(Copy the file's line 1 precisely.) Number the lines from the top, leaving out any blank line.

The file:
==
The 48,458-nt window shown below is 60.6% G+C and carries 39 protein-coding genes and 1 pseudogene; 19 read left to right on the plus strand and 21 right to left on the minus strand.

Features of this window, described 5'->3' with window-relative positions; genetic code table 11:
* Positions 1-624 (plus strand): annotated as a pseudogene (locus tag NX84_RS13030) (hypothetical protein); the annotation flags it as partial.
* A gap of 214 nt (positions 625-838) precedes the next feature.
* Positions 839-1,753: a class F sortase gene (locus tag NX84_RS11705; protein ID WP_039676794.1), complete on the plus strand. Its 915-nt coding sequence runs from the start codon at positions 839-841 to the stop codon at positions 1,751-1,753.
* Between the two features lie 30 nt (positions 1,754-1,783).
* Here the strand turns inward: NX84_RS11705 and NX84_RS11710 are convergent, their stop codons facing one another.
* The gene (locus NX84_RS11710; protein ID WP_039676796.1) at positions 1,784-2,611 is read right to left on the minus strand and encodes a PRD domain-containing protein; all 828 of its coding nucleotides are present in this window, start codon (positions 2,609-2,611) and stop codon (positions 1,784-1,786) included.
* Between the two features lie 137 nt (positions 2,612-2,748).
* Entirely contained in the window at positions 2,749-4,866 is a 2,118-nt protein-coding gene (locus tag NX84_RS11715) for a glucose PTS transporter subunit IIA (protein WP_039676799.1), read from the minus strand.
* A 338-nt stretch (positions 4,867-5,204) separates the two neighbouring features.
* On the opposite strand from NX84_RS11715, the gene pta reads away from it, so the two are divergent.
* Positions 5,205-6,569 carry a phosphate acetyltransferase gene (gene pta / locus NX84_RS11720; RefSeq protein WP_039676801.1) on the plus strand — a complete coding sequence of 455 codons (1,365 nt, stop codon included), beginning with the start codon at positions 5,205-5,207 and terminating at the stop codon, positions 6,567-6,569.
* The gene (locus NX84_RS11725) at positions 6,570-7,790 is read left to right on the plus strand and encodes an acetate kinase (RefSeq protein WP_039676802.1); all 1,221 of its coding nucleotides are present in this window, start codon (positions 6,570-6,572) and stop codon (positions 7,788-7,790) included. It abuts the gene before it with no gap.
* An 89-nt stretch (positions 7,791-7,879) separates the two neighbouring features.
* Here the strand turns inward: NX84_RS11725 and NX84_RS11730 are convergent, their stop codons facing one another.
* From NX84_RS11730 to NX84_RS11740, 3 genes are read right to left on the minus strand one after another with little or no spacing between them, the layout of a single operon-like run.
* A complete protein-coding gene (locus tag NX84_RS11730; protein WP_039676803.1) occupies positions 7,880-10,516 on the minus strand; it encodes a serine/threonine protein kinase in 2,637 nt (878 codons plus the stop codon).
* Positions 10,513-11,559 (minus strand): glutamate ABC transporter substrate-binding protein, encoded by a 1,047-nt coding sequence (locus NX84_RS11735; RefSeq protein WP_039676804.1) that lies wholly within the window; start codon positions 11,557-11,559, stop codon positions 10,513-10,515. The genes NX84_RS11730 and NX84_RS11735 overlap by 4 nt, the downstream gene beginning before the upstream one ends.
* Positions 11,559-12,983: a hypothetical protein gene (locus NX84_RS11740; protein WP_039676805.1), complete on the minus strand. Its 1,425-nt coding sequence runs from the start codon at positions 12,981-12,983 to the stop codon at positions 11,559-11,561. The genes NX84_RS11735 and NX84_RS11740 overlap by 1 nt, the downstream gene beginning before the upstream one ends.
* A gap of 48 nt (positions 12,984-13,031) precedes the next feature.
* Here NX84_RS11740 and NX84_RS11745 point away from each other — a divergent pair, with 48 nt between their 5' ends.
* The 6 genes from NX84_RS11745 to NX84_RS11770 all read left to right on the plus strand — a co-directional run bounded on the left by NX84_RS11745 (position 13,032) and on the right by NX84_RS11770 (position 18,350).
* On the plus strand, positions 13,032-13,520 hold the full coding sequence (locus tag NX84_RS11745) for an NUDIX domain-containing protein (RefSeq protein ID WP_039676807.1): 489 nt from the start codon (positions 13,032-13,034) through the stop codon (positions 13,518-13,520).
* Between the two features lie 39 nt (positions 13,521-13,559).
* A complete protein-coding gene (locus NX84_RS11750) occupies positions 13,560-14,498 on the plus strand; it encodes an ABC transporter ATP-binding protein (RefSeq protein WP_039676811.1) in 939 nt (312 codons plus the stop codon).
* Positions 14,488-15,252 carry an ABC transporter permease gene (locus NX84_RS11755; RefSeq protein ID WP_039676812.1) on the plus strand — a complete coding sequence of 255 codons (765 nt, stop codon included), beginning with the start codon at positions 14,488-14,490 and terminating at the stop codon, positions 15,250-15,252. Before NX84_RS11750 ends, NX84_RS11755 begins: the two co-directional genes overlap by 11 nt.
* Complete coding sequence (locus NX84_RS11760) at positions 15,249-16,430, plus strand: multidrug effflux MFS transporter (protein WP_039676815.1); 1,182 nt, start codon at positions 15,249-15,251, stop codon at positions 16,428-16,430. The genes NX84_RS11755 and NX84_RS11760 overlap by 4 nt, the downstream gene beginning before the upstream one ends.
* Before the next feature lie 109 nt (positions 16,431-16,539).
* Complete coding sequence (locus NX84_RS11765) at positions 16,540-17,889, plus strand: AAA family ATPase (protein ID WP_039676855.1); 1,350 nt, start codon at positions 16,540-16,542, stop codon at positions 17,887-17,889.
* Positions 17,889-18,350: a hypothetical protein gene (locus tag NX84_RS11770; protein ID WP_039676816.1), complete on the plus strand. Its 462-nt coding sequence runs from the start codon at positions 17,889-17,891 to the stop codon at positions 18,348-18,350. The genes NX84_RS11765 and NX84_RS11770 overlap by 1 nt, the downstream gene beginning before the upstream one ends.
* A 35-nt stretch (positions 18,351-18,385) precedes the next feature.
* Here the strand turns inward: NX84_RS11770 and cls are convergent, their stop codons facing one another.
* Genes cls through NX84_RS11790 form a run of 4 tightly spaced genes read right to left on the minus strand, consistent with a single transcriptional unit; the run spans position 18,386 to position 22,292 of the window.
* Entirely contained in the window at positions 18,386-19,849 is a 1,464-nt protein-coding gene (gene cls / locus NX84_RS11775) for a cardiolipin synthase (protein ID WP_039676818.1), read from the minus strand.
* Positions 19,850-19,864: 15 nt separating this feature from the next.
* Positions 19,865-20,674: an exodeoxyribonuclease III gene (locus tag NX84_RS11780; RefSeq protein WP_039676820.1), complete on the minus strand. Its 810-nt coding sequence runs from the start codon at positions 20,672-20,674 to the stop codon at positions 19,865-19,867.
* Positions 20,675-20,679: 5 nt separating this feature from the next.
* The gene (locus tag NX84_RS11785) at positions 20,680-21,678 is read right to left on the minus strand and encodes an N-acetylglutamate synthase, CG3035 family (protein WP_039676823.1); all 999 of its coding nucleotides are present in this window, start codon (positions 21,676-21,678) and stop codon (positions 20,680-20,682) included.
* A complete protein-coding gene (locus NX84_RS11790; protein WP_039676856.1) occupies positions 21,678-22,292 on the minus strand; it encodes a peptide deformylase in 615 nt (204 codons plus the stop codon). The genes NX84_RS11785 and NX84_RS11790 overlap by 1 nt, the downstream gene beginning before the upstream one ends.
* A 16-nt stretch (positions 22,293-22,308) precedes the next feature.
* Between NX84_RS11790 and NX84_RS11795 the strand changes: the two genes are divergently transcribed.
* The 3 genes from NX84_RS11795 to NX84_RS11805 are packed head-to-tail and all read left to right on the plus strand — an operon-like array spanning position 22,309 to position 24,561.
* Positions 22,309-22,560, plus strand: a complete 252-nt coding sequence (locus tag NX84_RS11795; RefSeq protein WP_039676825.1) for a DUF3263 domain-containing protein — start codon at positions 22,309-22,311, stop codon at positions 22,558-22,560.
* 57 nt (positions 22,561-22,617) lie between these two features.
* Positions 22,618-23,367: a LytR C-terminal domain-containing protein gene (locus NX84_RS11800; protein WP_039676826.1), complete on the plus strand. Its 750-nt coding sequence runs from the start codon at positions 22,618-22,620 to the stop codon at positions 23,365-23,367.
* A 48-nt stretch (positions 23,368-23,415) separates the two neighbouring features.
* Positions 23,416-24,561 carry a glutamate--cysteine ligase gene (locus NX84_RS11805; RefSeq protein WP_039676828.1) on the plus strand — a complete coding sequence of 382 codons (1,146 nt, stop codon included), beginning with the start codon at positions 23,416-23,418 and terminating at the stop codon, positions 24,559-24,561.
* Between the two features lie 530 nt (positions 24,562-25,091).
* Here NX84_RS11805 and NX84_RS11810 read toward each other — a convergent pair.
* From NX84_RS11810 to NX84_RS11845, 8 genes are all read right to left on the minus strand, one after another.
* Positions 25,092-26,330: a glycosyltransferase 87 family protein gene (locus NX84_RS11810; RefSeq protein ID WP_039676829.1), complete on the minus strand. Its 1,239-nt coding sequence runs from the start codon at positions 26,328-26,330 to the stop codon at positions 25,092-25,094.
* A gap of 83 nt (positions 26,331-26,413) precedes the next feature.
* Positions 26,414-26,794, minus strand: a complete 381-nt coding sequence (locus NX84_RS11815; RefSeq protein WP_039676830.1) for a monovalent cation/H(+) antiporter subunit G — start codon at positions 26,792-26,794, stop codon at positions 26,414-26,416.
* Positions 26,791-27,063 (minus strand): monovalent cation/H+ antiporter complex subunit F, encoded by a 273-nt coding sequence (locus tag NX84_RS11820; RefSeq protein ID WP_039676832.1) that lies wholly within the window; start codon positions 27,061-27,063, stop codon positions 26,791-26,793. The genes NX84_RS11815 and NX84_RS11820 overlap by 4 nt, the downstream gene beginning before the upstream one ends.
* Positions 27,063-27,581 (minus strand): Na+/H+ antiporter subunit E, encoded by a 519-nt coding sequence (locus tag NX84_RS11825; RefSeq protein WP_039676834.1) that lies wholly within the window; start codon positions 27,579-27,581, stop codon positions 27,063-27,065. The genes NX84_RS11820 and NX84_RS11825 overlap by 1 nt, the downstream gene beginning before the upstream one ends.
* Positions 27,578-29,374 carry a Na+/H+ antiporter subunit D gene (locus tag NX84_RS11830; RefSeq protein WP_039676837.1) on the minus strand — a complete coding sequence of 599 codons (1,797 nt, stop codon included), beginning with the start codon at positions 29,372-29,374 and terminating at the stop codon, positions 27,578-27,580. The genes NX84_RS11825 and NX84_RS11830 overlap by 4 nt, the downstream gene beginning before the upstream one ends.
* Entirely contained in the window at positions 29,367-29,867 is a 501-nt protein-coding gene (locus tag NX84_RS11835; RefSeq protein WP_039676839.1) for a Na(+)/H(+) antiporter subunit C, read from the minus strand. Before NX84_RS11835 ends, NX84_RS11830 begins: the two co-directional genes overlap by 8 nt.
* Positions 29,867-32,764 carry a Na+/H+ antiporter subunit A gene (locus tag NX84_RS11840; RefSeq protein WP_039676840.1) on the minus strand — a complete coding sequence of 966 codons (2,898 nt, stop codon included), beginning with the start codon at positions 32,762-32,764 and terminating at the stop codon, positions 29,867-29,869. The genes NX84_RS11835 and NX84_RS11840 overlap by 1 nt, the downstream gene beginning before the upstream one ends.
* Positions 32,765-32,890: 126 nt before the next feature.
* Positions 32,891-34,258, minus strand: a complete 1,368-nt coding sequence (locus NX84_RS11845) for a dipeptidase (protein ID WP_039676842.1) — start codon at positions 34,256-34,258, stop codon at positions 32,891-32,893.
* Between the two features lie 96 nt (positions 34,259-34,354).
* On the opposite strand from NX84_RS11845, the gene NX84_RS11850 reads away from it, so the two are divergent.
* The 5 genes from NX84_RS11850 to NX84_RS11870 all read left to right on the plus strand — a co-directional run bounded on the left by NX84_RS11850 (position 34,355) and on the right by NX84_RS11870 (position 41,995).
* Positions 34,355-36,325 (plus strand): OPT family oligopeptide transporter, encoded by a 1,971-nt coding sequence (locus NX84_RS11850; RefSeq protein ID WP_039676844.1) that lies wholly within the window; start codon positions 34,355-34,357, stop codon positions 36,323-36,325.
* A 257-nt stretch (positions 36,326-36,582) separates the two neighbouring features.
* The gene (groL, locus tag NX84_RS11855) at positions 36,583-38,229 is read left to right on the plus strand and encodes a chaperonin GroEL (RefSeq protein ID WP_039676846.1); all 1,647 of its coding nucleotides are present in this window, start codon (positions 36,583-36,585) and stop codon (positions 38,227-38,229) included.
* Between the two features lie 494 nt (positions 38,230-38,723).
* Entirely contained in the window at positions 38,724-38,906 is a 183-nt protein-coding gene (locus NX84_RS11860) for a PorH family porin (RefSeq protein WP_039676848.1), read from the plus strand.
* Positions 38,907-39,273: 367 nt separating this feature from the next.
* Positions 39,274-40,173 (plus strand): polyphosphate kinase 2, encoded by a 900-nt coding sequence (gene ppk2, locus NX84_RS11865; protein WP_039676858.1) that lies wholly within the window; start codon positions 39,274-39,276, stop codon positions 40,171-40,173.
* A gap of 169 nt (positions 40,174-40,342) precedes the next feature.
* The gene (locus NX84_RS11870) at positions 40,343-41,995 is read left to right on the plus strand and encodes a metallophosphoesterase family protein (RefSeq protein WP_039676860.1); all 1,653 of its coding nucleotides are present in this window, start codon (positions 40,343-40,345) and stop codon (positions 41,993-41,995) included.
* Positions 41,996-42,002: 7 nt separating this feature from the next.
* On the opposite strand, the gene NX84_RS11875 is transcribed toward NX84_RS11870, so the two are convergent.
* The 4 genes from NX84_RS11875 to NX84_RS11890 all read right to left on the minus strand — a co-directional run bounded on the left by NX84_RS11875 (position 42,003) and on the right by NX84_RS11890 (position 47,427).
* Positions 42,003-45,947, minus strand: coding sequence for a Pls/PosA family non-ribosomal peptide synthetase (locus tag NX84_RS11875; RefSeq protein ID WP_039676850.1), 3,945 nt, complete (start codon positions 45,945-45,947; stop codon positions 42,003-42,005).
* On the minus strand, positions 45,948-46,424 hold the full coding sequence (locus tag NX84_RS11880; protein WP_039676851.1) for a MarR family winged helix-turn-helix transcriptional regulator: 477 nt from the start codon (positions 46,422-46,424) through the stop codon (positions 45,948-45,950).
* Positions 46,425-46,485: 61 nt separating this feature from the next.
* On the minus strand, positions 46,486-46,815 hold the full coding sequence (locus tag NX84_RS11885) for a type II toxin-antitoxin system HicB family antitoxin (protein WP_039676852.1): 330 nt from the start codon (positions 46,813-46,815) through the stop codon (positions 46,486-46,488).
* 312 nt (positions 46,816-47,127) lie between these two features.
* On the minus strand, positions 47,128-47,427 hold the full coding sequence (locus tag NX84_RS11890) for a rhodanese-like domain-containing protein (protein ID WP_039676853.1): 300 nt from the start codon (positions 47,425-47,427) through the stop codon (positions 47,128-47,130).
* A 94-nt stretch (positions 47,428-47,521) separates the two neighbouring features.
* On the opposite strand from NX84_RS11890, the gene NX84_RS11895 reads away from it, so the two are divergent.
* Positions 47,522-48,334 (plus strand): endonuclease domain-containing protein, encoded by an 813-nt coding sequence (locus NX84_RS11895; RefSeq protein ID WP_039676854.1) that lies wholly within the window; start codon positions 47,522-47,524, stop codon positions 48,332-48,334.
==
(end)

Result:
The 48,458-nt window shown below is 60.6% G+C and carries 39 protein-coding genes and 1 pseudogene; 19 read left to right on the plus strand and 21 right to left on the minus strand.